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The cover of this book significantly introduces you the tragedy occurred on April 6th 2009: a crack breaks through the roads surface while everything is shaking and nothing will ever be the same again. Piles of bricks, mounts of rubbles, moments in people lives suddenly interrupted. Just a few hours later hearing about the tragic earthquake photographer Bruno Tamiozzo leaves to l'Aquila on his motor scooter: by shooting right after the tragedy, he documents the ruins, the destroyed squares, the almost disappeared alleys, capturing the silence which followed the unexpected event. On a first glance, nothing but an internal desolation comes from Bruno's images. But on a closer look, a glimpse of light can be seen. A hint of intimacy in a old sleepless man's kitchen, or in a two young partners warm bed, or just a little further, on a baby changing-table surrounded by little colored soft toys saved from the cataclysm. Hundreds of plain stories that had got important through the power of despair. Tamiozzo know he must do something to help, to react to the disarrangement he feels, and he does so by using his camera. He announces his challenge on the most popular social network, looking for publisher on the same wavelength willing to embrace the project. The answer comes from small Publishing House called "Romano Editore" that renounced to any earning, while a Printing House called "Filograph" reduced their rates to the minimum. That's how the project and book "Abruzzo" was born first book of the series "Insieme". All the money raised from the selling of "Abruzzo" will be donated to the village of "SanGregorio" (L'Aquila), destroyed by earthquake.


The foreword of the book it was written by Dario Coletti Photographer, coordinator of the Italian Masters in photojournalism at the Higher Institute of Photography in Rome.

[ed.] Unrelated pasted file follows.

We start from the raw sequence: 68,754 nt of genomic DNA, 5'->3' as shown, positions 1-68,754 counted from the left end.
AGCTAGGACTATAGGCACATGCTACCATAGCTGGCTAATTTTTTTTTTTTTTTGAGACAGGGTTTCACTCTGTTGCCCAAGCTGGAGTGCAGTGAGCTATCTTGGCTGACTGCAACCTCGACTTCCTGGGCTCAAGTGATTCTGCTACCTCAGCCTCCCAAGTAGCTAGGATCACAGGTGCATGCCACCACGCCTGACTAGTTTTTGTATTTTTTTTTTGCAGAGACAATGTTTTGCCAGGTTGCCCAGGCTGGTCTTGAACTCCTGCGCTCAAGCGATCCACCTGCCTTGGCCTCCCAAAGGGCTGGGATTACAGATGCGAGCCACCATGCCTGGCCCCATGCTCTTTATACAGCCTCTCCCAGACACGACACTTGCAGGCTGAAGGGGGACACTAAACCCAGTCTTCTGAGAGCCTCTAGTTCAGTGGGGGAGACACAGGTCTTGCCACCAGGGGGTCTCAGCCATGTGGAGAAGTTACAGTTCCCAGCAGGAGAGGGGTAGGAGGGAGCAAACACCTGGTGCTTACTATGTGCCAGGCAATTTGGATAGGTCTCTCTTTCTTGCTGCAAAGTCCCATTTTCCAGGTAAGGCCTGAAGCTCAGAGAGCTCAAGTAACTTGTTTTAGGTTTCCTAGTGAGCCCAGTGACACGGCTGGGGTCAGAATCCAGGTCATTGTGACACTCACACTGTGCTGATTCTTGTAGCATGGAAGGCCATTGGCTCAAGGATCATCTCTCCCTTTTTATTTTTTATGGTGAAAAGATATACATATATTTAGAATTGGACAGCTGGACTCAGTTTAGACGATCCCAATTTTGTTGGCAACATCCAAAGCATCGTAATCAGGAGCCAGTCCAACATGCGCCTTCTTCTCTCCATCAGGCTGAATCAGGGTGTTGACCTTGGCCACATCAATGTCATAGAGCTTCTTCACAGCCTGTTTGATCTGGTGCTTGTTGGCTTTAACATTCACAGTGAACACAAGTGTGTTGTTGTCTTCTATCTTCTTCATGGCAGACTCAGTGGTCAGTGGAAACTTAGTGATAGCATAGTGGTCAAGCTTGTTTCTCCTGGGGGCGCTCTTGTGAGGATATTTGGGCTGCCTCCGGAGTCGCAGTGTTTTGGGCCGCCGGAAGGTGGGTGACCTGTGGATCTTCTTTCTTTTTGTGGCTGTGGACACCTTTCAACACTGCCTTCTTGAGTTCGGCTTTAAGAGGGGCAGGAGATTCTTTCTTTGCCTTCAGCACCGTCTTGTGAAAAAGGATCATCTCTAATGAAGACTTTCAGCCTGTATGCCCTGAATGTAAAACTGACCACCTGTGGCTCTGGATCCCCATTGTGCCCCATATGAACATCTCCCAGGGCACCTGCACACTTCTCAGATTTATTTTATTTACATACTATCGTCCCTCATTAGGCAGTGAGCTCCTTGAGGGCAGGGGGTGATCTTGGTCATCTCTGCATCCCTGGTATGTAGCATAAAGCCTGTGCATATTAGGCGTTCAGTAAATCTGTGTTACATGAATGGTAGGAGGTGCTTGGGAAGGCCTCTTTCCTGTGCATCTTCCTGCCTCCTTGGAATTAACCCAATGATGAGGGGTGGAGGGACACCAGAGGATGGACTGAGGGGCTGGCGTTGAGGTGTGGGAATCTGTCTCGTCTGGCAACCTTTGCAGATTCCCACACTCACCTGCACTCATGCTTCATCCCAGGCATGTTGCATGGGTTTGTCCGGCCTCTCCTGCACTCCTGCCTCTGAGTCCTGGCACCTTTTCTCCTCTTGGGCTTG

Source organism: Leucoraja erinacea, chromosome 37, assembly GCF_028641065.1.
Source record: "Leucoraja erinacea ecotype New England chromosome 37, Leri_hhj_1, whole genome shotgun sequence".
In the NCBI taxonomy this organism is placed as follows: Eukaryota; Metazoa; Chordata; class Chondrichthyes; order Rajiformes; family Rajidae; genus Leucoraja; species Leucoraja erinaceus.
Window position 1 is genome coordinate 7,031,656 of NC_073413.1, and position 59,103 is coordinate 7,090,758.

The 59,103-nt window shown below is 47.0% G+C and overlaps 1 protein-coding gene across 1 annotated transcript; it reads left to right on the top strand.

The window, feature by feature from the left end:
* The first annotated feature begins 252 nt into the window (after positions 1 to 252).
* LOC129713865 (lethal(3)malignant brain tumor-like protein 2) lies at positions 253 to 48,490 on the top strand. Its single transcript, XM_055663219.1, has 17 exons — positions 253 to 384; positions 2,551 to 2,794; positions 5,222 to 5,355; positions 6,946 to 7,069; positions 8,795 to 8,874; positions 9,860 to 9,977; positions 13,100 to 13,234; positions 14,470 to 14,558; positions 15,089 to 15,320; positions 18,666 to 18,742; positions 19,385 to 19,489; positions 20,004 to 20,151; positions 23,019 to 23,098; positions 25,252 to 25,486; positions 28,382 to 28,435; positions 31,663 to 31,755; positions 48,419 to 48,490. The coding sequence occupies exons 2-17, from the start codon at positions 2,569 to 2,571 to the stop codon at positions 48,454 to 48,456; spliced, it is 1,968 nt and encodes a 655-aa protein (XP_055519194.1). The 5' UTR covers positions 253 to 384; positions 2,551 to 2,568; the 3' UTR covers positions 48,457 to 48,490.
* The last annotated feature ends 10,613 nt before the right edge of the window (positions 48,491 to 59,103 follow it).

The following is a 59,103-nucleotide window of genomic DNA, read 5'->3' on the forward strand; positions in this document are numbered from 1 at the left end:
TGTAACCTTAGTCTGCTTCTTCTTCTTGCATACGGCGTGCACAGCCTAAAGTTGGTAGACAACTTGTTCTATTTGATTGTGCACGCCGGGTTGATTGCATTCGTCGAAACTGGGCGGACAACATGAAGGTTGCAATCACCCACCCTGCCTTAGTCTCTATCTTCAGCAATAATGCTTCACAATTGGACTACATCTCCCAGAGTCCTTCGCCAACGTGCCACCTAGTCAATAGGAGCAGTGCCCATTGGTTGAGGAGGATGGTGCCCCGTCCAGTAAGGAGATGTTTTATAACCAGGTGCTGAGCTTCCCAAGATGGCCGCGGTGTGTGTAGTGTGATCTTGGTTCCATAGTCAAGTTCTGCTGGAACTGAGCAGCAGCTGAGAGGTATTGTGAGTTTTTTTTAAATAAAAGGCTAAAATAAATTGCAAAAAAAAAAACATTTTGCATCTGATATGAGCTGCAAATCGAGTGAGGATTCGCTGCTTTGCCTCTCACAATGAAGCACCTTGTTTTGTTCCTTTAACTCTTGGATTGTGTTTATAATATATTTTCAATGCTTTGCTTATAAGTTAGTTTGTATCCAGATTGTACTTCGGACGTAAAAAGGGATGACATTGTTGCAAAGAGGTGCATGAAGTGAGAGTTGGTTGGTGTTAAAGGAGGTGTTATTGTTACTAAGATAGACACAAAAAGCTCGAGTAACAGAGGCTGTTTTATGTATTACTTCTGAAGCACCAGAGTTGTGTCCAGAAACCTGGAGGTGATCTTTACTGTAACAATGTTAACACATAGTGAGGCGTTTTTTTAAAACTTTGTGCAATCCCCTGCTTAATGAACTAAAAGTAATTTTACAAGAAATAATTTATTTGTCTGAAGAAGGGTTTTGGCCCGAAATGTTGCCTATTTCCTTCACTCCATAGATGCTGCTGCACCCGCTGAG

Addressing Climate Change


Photography in the hands of great artists can trasmit a visual message that can make an impact, like no other medium.

A single still image is capable of saying something so profound that its effect is undeniably felt by all people. The artistic expression may be an individual one, but an image can be universally understood, and resonate around the world.

We have called upon renowned photographers, who have dedicated their lives to document melting icebergs, drought water, waste and air pollution and the undeniable effects it has had on our planet. It is a condensed, compassionate plea through their lenses, of the effects of climate change.

Their images may be startlingly beautiful, which can complicate the horrific message they convey, but look beyond the amazing artistry and try to understand the subliminal ideas within these framed works.

Beyond the Air We Breathe: Addressing Climate Change exhibits the visible, damaging air pollution around the globe. The concern is growing for the air we, and our children, breathe and the different forms of air pollution captured to varying extents in these photographs.



Climate Smart Evolution is a choral editorial product that combines photographic art, scientific value and qualified statements provided by experts involved - under different titles and roles - in the fight against climate change.

The project aims to raise awareness on a number of issues, including climatic emergencies, environmental sustainability, green and circular economies, energy issues, and to facilitate the dissemination of information.

Through the 40 featured images - taken by world famous photographers - and the text that accompany them - which is the result of passionate research in the fields of sustainability, scientific and applied research, public policy and good practices - we have intended to create an intimate, emotional and formative journey - with no prejudice or ideological goals - which include all the values of our work, carried out in strict connection between people and institutions.

The photographic section presents many of the images which were part of the Addressing Climate Change Legacy exhibition curated by Hossein Farmani for the Heads of State during COP 21, the climate conference held in Paris in 2015. They are images that testify what is happening in the world today; the huge accumulation of waste in the Chinese dumps, the agony of animals at risk of extinction, the wrecks of houses hit by the Sandy hurricane, the crows that in the center of Tokyo build nests with metal hangers instead of natural twigs.